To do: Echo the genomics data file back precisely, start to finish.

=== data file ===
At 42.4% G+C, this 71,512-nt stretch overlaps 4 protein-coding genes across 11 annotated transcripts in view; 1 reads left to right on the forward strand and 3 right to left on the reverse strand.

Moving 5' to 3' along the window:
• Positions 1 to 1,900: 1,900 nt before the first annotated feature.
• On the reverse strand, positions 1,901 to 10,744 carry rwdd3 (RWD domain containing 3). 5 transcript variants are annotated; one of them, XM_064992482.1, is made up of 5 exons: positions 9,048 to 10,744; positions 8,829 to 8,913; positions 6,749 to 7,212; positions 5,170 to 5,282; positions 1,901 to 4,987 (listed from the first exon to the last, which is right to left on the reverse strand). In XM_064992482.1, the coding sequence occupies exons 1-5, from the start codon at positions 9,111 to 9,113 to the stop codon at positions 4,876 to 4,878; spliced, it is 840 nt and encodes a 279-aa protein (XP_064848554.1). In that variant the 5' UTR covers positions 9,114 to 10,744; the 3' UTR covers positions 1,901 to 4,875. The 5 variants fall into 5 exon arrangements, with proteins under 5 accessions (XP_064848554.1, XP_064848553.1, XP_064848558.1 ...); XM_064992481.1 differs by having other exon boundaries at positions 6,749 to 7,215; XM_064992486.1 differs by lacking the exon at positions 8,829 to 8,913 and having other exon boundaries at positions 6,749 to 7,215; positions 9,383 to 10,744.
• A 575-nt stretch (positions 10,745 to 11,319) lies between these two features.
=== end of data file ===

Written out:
At 42.4% G+C, this 71,512-nt stretch overlaps 4 protein-coding genes across 11 annotated transcripts in view; 1 reads left to right on the forward strand and 3 right to left on the reverse strand.

Moving 5' to 3' along the window:
• Positions 1 to 1,900: 1,900 nt before the first annotated feature.
• On the reverse strand, positions 1,901 to 10,744 carry rwdd3 (RWD domain containing 3). 5 transcript variants are annotated; one of them, XM_064992482.1, is made up of 5 exons: positions 9,048 to 10,744; positions 8,829 to 8,913; positions 6,749 to 7,212; positions 5,170 to 5,282; positions 1,901 to 4,987 (listed from the first exon to the last, which is right to left on the reverse strand). In XM_064992482.1, the coding sequence occupies exons 1-5, from the start codon at positions 9,111 to 9,113 to the stop codon at positions 4,876 to 4,878; spliced, it is 840 nt and encodes a 279-aa protein (XP_064848554.1). In that variant the 5' UTR covers positions 9,114 to 10,744; the 3' UTR covers positions 1,901 to 4,875. The 5 variants fall into 5 exon arrangements, with proteins under 5 accessions (XP_064848554.1, XP_064848553.1, XP_064848558.1 ...); XM_064992481.1 differs by having other exon boundaries at positions 6,749 to 7,215; XM_064992486.1 differs by lacking the exon at positions 8,829 to 8,913 and having other exon boundaries at positions 6,749 to 7,215; positions 9,383 to 10,744.
• A 575-nt stretch (positions 10,745 to 11,319) lies between these two features.